Bursera Simaruba: Uses and Applications

Bursera simaruba (Red Trunk-Belize)

Bursera Simaruba (red trunk-belize) adapts very well to different habitats, saline or calcareous soils, that’s why it is perfect as a street tree in coastal areas.  It is very tolerant to winds, and is among the hurricane resistant species in South Florida. The hexane extracts of its leaves have anti-inflammatory properties. And its bark is an antidote to Metopium toxiferum that grows in the same habitat and causes extreme irritations similar to poison ivy.

In countries like Honduras, Bursera Simaruba is common as live fences. Especially in the micro- basins of the commonwealth of municipalities of northern Choluteca. Maybe it is the almacigo one of the most popular plants in Cuba.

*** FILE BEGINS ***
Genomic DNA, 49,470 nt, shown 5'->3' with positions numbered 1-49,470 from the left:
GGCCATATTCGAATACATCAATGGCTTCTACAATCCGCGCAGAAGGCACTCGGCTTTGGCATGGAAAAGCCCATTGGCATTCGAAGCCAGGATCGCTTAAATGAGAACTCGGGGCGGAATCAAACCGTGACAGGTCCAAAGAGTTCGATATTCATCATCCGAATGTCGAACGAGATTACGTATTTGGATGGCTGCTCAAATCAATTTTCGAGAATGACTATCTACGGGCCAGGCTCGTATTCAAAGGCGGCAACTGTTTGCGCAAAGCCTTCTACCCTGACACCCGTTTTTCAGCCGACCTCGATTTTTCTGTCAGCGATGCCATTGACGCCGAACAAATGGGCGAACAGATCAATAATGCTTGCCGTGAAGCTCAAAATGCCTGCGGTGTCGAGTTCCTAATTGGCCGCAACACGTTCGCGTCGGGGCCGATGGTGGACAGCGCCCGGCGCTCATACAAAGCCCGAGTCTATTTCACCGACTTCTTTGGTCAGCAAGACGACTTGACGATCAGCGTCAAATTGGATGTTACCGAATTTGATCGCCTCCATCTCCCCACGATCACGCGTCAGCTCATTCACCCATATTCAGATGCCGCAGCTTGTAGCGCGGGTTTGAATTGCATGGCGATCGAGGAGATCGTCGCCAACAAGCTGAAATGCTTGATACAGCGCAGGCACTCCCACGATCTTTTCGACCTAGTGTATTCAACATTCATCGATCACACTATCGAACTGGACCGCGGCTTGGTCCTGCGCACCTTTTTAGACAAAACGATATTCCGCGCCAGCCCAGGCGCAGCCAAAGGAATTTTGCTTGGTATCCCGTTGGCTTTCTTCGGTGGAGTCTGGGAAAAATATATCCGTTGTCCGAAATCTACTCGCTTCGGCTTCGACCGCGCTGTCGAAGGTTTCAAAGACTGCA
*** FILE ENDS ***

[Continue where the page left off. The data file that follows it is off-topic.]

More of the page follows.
Besides, traditionally parts of this tree are popular as a home remedy for certain diseases and disorders of the body, mainly in rural areas of the country. The Cuban scholar Juan Tomás Roig collects it in his book Medicinal, aromatic or poisonous plants of Cuba. 3 He states: “…as a stomach tonic, in colds and in diarrheas.” And then detail that for the first two cases the root, the husk, the leaves and the heart (which is also antispasmodic). When citing other authors, the botanist says that the parts are to prepare in tisanes by means of a decoction; preparing them with a bunch of them and half a bottle of water.

Let it boil for no less than 20 minutes, and after straining and sweetening; it is administered by cups at the end of the day. A resinous substance that has the same properties as leaves leaves from the natural cracks of the seedbed.

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